“an improved file lister with more features and better defaults. It uses colours to distinguish file types and metadata. It knows about symlinks, extended attributes, and Git. And it’s small, fast, and just one single binary.” Via @firstname.lastname@example.org
Warp: The terminal for the 21st century
Badassify your terminal and shell
Get the Thunderbolt Display Serial Numbers from the Command Line
This information isn’t surfaced via the OS otherwise.
A ” sixteen color palette (eight monotones, eight accent colors) designed for use with terminal and gui applications…[designed] with both precise CIELAB lightness relationships and a refined set of hues based on fixed color wheel relationships. It has been tested extensively in real world use on color calibrated displays (as well as uncalibrated/intentionally miscalibrated displays) and in a variety of lighting conditions.”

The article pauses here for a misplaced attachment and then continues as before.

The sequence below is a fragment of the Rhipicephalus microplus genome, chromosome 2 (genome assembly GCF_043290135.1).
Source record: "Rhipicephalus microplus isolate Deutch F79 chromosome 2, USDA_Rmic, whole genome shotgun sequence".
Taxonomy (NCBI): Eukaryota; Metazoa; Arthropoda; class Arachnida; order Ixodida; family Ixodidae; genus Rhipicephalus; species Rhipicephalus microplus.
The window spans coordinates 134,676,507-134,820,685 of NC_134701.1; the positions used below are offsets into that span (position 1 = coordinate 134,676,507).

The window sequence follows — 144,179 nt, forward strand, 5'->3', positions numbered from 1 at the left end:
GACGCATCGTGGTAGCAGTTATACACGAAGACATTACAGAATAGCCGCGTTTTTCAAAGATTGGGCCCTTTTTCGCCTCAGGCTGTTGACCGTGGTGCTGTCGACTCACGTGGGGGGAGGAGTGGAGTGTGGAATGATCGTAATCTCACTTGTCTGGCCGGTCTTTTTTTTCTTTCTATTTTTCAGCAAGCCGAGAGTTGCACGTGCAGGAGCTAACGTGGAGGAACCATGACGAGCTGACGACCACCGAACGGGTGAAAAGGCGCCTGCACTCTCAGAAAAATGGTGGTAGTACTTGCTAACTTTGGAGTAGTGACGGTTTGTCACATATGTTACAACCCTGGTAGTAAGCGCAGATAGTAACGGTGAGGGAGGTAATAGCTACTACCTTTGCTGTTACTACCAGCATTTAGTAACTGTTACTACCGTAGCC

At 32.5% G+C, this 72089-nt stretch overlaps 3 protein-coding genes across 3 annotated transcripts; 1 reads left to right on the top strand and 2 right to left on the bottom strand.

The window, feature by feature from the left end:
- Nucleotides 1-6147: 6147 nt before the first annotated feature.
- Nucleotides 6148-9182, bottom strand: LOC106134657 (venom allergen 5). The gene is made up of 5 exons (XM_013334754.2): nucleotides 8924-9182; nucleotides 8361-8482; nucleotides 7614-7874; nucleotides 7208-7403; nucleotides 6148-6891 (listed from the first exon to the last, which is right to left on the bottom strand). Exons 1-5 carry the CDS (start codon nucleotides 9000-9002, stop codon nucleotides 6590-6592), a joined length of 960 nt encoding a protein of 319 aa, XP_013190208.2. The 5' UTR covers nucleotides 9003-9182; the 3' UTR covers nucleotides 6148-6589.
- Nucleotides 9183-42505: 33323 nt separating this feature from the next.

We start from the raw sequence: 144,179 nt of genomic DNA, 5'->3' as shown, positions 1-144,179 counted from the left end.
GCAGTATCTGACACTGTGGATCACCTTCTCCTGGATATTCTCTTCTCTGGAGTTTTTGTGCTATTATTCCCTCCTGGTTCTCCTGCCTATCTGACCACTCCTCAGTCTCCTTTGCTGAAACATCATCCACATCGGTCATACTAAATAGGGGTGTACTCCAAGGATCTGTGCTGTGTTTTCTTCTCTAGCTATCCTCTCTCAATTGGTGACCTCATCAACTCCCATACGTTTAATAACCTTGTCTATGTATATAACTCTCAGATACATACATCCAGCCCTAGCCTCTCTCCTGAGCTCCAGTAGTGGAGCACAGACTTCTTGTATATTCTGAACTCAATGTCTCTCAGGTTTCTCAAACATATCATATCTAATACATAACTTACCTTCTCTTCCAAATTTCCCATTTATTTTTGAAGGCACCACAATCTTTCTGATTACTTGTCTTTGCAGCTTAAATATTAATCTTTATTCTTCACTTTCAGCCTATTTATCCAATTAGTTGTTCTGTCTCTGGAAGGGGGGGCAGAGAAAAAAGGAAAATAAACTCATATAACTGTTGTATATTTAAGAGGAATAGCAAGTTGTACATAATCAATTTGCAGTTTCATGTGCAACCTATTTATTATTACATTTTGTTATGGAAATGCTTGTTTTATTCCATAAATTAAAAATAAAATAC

Set a File's Modified Date to the Future in OS X
Just a quick note for myself, that I hope others will find useful.
To set the modified date of a file in OS X to a value in the future (useful if you want something to always be sorted at the top or bottom of a date listing), use this command in the Terminal:
touch -mt 201212120000 [path to file]
The date format is YYYYMMDDHHMM (Year-Month-Day-Hour-Minute), so in my example above, I’ve set the modified date to midnight, 12/12/12 (December 12, 2012).
Bonus tip: if you don’t want to type the full path to the file, type
touch -mt 201212120000 and then drag the file onto the terminal, which should write out the path for you.
Bonus tip #2: the command will work on any *NIX system, though I don’t expect the same holds true for the drag-and-drop file path.